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Argentine newspapers lash out at government "thought police" survey on media preferences

By Liliana Honorato

The Federal Administration of Public Incomes (AFIP in Spanish) in Argentina has come under fire for a controversial survey on Argentines' media and journalistic personality preferences, reported the newspaper El Día.

The 23-question voluntary survey asked which television, radio, online, and print media outlets individuals preferred along with which journalists they liked and if they "shared your 'point of view or opinion,'" reported the newspaper El Tribuno.

The head of the AFIP, Ricardo Echegaray, said the survey's objective was to "most efficiently direct public advertising funds," even though the tax administration does not manage public advertising budgets, according to the newspaper La Voz and the news service TN.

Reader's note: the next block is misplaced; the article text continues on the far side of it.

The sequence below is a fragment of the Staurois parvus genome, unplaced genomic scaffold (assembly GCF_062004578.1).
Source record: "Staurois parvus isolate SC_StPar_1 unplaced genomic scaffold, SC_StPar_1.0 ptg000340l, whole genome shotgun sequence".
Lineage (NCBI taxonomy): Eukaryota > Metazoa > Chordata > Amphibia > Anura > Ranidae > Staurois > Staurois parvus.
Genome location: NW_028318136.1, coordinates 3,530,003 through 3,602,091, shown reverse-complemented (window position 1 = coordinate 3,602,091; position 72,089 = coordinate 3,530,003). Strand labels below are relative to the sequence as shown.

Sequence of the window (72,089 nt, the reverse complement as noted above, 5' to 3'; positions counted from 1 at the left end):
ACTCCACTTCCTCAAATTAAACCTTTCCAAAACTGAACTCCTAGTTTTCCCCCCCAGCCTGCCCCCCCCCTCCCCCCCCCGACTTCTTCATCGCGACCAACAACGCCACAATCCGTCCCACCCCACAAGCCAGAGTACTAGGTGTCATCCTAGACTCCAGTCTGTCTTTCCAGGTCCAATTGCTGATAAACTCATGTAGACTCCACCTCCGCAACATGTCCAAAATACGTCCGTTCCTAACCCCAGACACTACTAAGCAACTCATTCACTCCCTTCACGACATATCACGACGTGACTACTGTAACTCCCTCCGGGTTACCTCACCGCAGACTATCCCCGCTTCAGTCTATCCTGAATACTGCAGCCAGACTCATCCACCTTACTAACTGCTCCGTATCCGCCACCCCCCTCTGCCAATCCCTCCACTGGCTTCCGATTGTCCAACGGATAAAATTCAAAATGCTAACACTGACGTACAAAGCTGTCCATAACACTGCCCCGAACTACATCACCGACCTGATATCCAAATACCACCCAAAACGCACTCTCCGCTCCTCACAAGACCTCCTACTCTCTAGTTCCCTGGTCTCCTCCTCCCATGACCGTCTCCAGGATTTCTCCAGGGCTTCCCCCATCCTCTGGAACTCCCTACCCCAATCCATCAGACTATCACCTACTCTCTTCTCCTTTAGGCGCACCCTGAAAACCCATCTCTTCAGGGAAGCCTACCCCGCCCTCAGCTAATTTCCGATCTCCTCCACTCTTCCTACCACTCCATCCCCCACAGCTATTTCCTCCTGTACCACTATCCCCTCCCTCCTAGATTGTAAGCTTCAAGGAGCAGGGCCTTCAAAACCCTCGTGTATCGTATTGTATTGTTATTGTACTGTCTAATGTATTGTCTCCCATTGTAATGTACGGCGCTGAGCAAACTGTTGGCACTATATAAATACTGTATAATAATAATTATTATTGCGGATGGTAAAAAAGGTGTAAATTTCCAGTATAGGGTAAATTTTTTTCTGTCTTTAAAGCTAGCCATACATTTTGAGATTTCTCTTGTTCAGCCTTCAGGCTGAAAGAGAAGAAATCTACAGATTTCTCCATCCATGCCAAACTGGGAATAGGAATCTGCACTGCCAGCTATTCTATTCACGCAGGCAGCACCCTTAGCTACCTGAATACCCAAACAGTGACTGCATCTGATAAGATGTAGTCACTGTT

The questionnaire was called "worrying," by the newspaper Clarín and "an assault on individual liberties," by the newspaper La Razón. Clarín went on to darkly note the questions were akin to "thought police archives rather than improving communication."

Note from the editor: This story was originally published by the Knight Center’s blog Journalism in the Americas, the predecessor of LatAm Journalism Review.

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